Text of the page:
And all of this circles back to Drake himself and what he's trying to say with this project... and if I'm being honest, while there are less utterly stupid bars and situations referenced - which Drake even acknowledges, saying he was in a bad place when he made Views - the truth is that he's not really saying much that's all that distinct at all! What I found very telling is how on 'Can't Have Everything' he references how he never completely ends his beefs - which on the one hand allows him to continue kicking at Meek Mill and Tory Lanez and even some veiled shots at Jay Z on 'Portland', but in the mean time feeds into an undercurrent of paranoia that was pronounced on Views and all the more apparent here. And while he reaches into other sounds and flows for inspiration - and speaking of 'Portland', it's more than a little rich that Drake smacks MCs for stealing flows when this project is full of grime cadences and even a flow on 'KMT' that sounds disturbingly like 'Look At Me' from XXXTENTACION of all people - his content is continuing to swallow its own tail. And worse still is that Drake seems to have zero self-awareness about it - 'Lose You' has him wondering why he doesn't get the commendations for definitive success and his place in hip-hop over an admittedly decent flow, but that's partially driven off of choices he himself made to not say names to squash beefs, or how much he blatantly takes from other acts, or how willing he is to step outside of hip-hop culture to avoid being a target, he's doing it to himself! It feels slippery and borderline disingenuous, and thus I'm not all too sympathetic when Drake is upset that girls are drifting away from him or that fake people are trying to leech off of him, or when he tries to throw another round of concern trolling at Serena Williams of all people for getting engaged and not telling him on 'Nothings Into Somethings' - hate to say it, but it's not like Drake is showing the self-awareness that this behavior perpetuates this! And I can't help but think this is a serious regression, especially considering how barren of stronger punchlines and ideas these songs can feel, because at least on earlier projects he recognized how bad he could look, whereas now on songs like 'Can't Have Everything' he's calling his haters arrogant and includes an extended sample from his mother saying how 'when they go low, we go high', something which for all of the girls he's screwed with, Drake has never been the one to take the high road when he can avoid it.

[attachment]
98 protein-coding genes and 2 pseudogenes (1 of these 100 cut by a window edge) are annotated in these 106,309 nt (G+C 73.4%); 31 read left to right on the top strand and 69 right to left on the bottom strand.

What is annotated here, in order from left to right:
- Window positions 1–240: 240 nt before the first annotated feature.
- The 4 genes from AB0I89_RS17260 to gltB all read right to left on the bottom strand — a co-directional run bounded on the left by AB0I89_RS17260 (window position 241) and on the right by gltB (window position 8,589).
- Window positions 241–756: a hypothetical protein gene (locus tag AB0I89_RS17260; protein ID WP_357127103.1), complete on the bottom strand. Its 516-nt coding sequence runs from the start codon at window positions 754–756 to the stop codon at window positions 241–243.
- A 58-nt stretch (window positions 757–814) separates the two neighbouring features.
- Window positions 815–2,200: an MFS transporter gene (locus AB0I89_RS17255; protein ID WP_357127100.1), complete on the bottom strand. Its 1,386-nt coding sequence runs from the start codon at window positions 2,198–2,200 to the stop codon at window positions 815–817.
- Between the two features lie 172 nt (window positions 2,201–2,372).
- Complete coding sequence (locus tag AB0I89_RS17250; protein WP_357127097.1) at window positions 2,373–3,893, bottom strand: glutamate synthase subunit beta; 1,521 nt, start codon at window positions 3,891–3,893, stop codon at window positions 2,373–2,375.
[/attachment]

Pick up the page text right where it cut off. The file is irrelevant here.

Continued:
And do you want to know the worst thing? I don't see this changing - at the end of 'Do Not Disturb' it seems like his way to relieve tension is to hermetically seal himself back in the OVO bubble for another year and tighten that circle even further. And in the end, we're left with a scattered mess of a project that never coalesces into anything with solid themes or ideas. Outside of the hollow atonal mess with the chewy beat that is 'Fake Love', I don't quite think this record gets as obnoxious as Views, but that doesn't make it good either. For me, it's a 5/10 and maybe a recommendation for hardcore Drake fans, but all the production styles Drake is trying sound better from different artists, and it's not like he's saying anything all that compelling or interesting. Coupled with no adequate excuse to run as long as it is... yeah, not a playlist I'd put on repeat.